22nd Sunday in Ordinary Time – Year A

by Fr Odise SDB

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There was a certain (so called) Christian who went to a Jewish Rabbi complaining, saying that I cannot support any more this Christian life. There are too many rules and regulations, that they are stressing my life. I am sick and tired of all these commandments. They do not say anything else except don’t do this and don’t do that. I cannot afford a life of don’t, don’t, don’t, everything is don’t! So, I want to change religion. What should I do to become a Jew? The Rabbi looking at him, started laughing at him. The Christian man said to the Rabbi, I am not joking, I want to become a Jewish man. The Rabbi continued to laugh even louder than before. The Christian man got a bit upset and asked him, why are you laughing? That is not funny, I am a serious man! The Rabbi answered him, you are complaining for ten commandments. Do you know how many laws we have? The man replied saying, I do not know that, but am ready for any sacrifice… just to avoid these Christian don’ts!

The Rabbi laughed again and said to him, you are complaining for ten commandments. What are you going to do with our 613 laws? From 613 there are 365 don’ts (negatives), compared with the whole days of a year and 248 positive laws, which remind the number of the bones and main organs of the human body. By hearing that the Christian man felt so shameful and said to the Rabbi, wait a moment, let me try once again to keep our commandments…!

In the first reading Prophet Jeremiah (20:7-9) had a similar problem, complaining, because following the Lord was not easy. He was saying to Him, “You seduced me, Lord, and I let myself be seduced; you were too strong for me, and you prevailed. All day long I am an object of laughter; everyone mocks me” (Jer 20:7). He wanted to forget about God, not to speak about Him, but something like fire was burning in his heart, that he could not stop it (see Jer 20:9). Nevertheless, he believed and trusted in the One who called him saying that, “But the LORD is with me, like a mighty champion: my persecutors will stumble, they will not prevail” (Jer 20:11).

In today’s Gospel (Mt 16:21-27), Jesus confirms that following Him is not easy. It demands a price, although He, himself has already paid the biggest amount of it. However, it still remains for us to do our part in following Him. What is that part for us? Jesus says, “If anyone would come after me, let him deny himself and take up his cross and follow me” (16:24). Suffering and self-denial are central to the Christian life. These suffering is not just for us, but He too passed through as He predicted in today’s Gospel that “He must go to Jerusalem and suffer many things from the elders and chief priests and scribes, and be killed, and on the third day be raised” (Mt 16:21). Hearing this, his disciples were disturbed and probably they might have said in their minds, what is He talking about? In Jerusalem they were supposed to go and celebrate the great feast of Passover, eat drink and enjoy their life and Jesus somehow scandalised them by saying that. Than here Peter stood up as Jesus had said to him just a little while ago that “You are Peter (rock), and on this rock I will build my Church, and the gates of Hades shall not prevail against it. I will give you the keys of the kingdom of heaven, and whatever you bind on earth shall be bound in heaven, and whatever you loosen on earth shall be loosened in heaven” (Mt 16:18-19). So, he went to Jesus trying to advise Him saying “God forbid, Lord! This shall never happen to you” (v 22), but Jesus said to Peter “Get behind me, Satan! You are a hindrance to me; for you are not on the side of God, but of men” (v 23). Thus, Jesus does not keep favouritism with anyone. What He simply wants from us is an open heart. How the heart of his disciples should be? How our heart should be in following Him?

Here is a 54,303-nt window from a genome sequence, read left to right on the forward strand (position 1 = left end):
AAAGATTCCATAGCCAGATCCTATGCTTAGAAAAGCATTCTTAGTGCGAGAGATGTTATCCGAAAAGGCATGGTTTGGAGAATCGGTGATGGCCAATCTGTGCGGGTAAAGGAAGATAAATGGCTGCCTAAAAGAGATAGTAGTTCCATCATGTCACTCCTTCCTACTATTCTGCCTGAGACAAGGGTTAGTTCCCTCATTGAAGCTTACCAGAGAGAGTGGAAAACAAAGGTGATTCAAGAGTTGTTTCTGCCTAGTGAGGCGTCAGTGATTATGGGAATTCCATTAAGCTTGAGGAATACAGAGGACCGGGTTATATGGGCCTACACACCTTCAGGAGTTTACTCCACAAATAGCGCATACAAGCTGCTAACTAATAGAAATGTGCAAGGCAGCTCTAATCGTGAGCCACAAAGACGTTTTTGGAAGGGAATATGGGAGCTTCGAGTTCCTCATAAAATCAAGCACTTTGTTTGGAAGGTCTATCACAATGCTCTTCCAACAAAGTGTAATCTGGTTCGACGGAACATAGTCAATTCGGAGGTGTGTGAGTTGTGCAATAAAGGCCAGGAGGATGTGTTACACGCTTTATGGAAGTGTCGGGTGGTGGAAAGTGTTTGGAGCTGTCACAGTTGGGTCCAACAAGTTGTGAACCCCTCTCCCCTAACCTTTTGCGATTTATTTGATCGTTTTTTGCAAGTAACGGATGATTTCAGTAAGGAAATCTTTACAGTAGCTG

The hearts of Jesus’ followers (ours included) should be like a sponge immersed in water, ready to receive and as soon as it gets out of the water it is ready to give almost everything. Because, if our hearts were self-sufficient like a stone, closed in itself, we will not be able to receive anything beyond what we already have.

Therefore, our heart should be like a sponge. As we get immersed in God’s Divine Grace and Love by entering in the Church, listening to His Word and getting nourished by His precious Body and Blood. Then, as soon as we get out of the Church, it is our honour and duty to share with joy and love what we have received from Him. Especially now during this time of the pandemic, we are invited to be generous with others. To be generous not just giving money or whatever we have, but what we are, which means to offer our time, talents, and our prayers, without forgetting a sincere smile and so on.

So, if we want to be heirs of God and fellow heirs with Christ, we ought to suffer with him so that we may also be glorified with him. As Saint Paul says, I consider that the sufferings of this present time are not worth comparing with the glory that is coming. (see Rom 8:17-18).

Be blessed and be a blessing.